"Has falling been a promlem for you?" Detail of an installation by Jaana Erkkilä-Hill, Eija Timonen, and Heidi Pietarinen.

In connection with making art, we talk about skill. Hegel simply writes that the artist needs skill in order to master external matter and not to be hindered by its resistance.11 There are many kinds of skills, and technical, hand-related skills are not the most important in teaching art, but you cannot do much without them either. The most important thing is the skill of triggering out of non-existence something not yet revealed, waiting to be perceived by the senses. Humility, the understanding of the impossibility of perfection, is closely related to skill. Martin writes about discipline, continuing work without resistance or without preconceived notions. According to her, discipline is to continue to work even when hope and desires have been left behind. To proceed without self-speculation, to act impersonally, is self-discipline. Martin claims that not thinking, not planning, not calculating is self-discipline. Martin talks about giving up on yourself and wanting something.12 Maurice Blanchot says that a writer becomes a writer when they stop saying “I”. According to Blanchot, when writing, one becomes an echo of something that cannot stop speaking. When writing is a surrender to the power of the Infinit, the writer who agrees to support its essence can no longer say “I”. In this situation the writer speaks of the fact that in one way or another, he has ceased to be himself, and he is no longer anyone.13

In a world where everyone should become Someone, it is difficult to learn and teach becoming No-one, even if it is the only path to liberated expression. Surrendering to an unpredictable dialogue, agreeing to let go of the idea that the destination is known and attainable, requires discipline. Education is often associated with the idea of climbing the ladder of knowledge, rising higher and higher. One of the most important skills in growing up as an artist is the art of falling. You have to dare to do what you don’t know how to do, to go where no paved road goes. Letting go of the personal requires skill.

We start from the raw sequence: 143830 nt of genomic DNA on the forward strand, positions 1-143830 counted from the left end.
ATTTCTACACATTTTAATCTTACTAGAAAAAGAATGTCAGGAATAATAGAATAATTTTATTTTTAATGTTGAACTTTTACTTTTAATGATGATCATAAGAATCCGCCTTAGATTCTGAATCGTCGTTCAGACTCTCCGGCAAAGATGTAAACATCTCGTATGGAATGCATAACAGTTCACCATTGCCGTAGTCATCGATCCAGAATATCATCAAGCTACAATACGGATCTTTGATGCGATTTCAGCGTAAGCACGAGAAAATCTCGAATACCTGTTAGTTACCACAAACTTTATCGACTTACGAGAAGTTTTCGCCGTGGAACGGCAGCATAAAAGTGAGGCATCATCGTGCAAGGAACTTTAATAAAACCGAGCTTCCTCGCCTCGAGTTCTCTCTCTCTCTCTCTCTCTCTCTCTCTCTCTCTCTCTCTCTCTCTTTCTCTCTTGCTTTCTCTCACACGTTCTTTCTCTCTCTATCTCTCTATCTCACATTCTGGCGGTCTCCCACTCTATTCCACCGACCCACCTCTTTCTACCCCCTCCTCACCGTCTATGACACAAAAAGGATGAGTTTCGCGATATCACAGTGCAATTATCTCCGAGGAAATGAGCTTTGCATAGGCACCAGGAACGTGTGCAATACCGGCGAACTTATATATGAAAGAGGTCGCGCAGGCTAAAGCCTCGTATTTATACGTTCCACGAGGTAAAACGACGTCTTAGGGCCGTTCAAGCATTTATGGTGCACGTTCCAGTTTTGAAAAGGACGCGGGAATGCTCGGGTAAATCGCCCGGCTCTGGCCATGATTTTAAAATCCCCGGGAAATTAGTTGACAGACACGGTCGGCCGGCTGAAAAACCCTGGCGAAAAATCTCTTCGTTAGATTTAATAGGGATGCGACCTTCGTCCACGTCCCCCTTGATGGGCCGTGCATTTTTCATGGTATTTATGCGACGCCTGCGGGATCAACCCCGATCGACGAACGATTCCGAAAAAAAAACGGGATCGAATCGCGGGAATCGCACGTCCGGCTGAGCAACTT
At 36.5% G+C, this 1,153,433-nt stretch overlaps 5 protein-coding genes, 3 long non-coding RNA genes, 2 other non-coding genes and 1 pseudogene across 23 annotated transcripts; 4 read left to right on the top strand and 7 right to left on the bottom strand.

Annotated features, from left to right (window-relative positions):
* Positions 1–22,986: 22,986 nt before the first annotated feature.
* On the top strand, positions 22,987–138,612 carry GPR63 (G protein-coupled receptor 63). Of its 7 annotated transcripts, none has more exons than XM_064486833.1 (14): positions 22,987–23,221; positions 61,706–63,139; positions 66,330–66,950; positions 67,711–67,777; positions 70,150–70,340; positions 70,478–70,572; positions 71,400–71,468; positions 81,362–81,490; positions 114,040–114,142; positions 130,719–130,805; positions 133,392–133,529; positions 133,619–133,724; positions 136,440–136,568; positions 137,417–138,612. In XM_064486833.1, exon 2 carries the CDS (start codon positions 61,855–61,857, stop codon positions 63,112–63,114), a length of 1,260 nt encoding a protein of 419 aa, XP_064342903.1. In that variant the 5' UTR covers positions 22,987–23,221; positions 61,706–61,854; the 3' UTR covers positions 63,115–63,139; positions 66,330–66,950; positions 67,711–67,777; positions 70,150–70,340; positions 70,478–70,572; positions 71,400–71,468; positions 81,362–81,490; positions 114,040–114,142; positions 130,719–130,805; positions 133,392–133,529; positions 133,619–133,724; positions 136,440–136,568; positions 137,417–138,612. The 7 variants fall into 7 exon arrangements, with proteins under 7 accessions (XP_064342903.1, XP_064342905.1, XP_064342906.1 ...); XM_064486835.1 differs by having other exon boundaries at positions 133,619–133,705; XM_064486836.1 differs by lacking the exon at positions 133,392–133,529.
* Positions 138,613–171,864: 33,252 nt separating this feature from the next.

The skill is giving up on yourself, the headstrong courage to jump even when you are not sure if the wings will carry you. How can such skills be taught in a world where education is expected to lead to success in both economic and social prestige. Do you dare to jump, to fall? How do you learn to fall?


Jaana Erkkilä-Hill

is the Vice Rector for Research at the University of the Arts Helsinki and holds a Professorship in Fine Art at the University of Lapland. She graduated with a Master of Fine Arts from the Academy of Fine Arts Helsinki and a PhD in the Arts from Aalto University. Her research interests lie in the field of artistic thinking and artist pedagogy. She is currently a member of the FORUM+ advisory board. In addition to her academic career she is active as an artist. Her work is held in several public and private collections.



  1. Varto, Juha. Taiteellinen tutkimus. Mitä se on? Kuka sitä tekee? Miksi? Helsinki, Aalto-yliopiston julkaisusarja. Taide+Muotoilu+Arkkitehtuuri, January 2017, pp. 58-59.
  2. Bahtin, Mihail. Dostojevskin poetiikan ongelmia. Helsinki, Kustannus Oy Orient Express, 1991, p. 162.
  3. Bahtin, pp. 36-37, pp. 52-57.
  4. Erkkila, Jaana. Tekijä on toinen – kuinka kuvallinen dialogi syntyy. October 2012. Aalto-yliopiston julkaisusarja, PhD dissertation.
  5. Heidegger, Martin. Taideteoksen alkuperä. 1935. Kustannusosakeyhtio Taide, 1998, p. 57.
  6. Proust, Marcel. Kadonnutta aikaa etsimässä. Jälleenlöydetty aika. Keuruu, Otava, 2007, pp. 218-19.
  7. Armstrong, John, and Alain de Botton. Art as Therapy. Phaidon Press Limited, 2016.
  8. Noe, Alva. Strange Tools, Art and Human Nature. Farrar, Straus and Giroux, 2015.
  9. Proust, p. 267.
  10. Martin, Agnes. Hiljaisuus taloni lattialla/The Silence on the floor of my house. Vapaa Taidekoulu, 1990, p. 97.
  11. Hegel, Georg Wilhelm Friedrich. Taiteenfilosofia, johdanto estetiikan luentoihin. 1842. Gaudeamus, 2013, p. 77.
  12. Martin, p. 15.
  13. Blanchot, Maurice. The Space of Literature. 1955. University of Nebraska Press, 2003, pp. 23-25.